One big stumbling block in buying and selling books in the age of the internet is the dependence upon websites like AbeBooks and Amazon for evaluating worth.

This is a scenario we run into often with many of our customers. More often than not, Average Joe will inherit a collection of books from his parents or grandparents and decide that he wants to sell them.

The first thing Joe does – naturally – is hop onto Google to do a little research in an attempt to gauge the value of the antique books. This inevitably leads him to AbeBooks where he very likely will find one or more copies of his book.

“Look honey,” he’ll say to his wife in excitement, “it says here that this book is worth $100!”

What Joe and so many folks like him unfortunately don’t understand is that the prices listed on AbeBooks are, in fact, the sellers’ asking prices, and are therefore not a true reflection of the book’s actual worth.

Why book-selling sites often can’t determine authentic values

AbeBooks is one of the first sites people are normally directed to when they want to find the value of an antique or rare book.

While AbeBooks a terrific resource for buying and collecting a vast number of books of all sorts, the trouble is that it’s not ideal for showing true value. The same goes for Amazon. Great resource, not such a great evaluator.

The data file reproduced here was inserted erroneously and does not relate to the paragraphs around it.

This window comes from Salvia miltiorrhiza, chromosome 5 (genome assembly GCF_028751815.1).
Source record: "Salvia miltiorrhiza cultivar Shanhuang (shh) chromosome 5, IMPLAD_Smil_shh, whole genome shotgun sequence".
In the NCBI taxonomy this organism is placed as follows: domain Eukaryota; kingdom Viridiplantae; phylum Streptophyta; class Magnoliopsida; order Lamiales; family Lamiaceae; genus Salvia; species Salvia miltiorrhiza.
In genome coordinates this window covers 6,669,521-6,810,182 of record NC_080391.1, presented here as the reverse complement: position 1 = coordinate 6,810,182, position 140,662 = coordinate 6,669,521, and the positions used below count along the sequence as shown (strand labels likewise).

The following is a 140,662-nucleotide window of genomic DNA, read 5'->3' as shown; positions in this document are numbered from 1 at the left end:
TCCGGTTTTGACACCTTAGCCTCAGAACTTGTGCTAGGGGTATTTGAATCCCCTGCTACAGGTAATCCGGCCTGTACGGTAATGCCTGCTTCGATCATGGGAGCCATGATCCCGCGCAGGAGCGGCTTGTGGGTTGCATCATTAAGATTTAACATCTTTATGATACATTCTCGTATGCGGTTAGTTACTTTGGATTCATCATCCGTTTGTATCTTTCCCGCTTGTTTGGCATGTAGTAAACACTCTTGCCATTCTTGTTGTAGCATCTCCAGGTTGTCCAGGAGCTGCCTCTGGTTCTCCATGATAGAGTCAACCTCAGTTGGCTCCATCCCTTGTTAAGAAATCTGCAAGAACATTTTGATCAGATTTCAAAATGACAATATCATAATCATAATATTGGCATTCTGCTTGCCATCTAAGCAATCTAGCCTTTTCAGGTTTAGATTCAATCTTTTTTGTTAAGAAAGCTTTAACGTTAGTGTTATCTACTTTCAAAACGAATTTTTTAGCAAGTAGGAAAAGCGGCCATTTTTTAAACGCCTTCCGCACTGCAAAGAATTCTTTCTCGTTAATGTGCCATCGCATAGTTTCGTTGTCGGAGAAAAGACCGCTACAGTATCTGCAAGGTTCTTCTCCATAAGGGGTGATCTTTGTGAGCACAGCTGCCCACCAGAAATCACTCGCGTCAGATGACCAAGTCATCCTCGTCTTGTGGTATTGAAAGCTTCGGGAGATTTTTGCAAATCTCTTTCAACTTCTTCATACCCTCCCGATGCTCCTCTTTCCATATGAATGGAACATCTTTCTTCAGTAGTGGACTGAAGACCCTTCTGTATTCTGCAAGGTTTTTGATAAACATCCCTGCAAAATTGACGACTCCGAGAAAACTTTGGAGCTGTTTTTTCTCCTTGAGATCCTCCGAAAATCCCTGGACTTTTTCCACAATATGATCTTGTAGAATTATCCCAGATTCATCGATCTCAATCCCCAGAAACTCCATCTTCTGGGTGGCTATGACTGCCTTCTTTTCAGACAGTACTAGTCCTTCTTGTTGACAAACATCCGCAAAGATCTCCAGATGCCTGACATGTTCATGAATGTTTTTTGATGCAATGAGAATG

Asking price vs real market value

Someone may have a perfectly good book that they’ve listed on AbeBooks with a price tag of $500. Does that price tag make the book worth $500? No, of course not – it’s just what the seller WANTS for the book.

The book is still only worth the amount that it or a similar one would have realized during a retail sale or at auction. 

So, how do you find out the true value of an antique book?

The way to find an accurate evaluation of a book’s worth is by sifting through past auction results. 

Auctions are wonderful evaluators because items sold in this way are an excellent reflection of fair market value.

While online auction sites like eBay do offer a better idea of value than asking-price sites like Amazon and AbeBooks, the very best method is to examine results from real-world auction houses.

These auction results are actual lists of what various books sold for after being offered at market.

Seller’s Tip: If you’re going to search eBay to get a range of value, make sure you search completed items, and items that are marked as “sold listings.”

Make allowance for the condition of the book

The next step is for you to ascertain whether your book is in better or worse condition than the auctioned copy; in some cases yours may be worth more (or less) than copies sold in the past.

Whether you’re selling or buying a book, it’s always worth seeking professional help for guidance.


If you’re interested in selling or consigning an antique book with us, we’ll be able to research the book with our access to thousands of auction house search results.

With that information combined with our experience in the antiquarian book field, we can determine the current valuation for your book.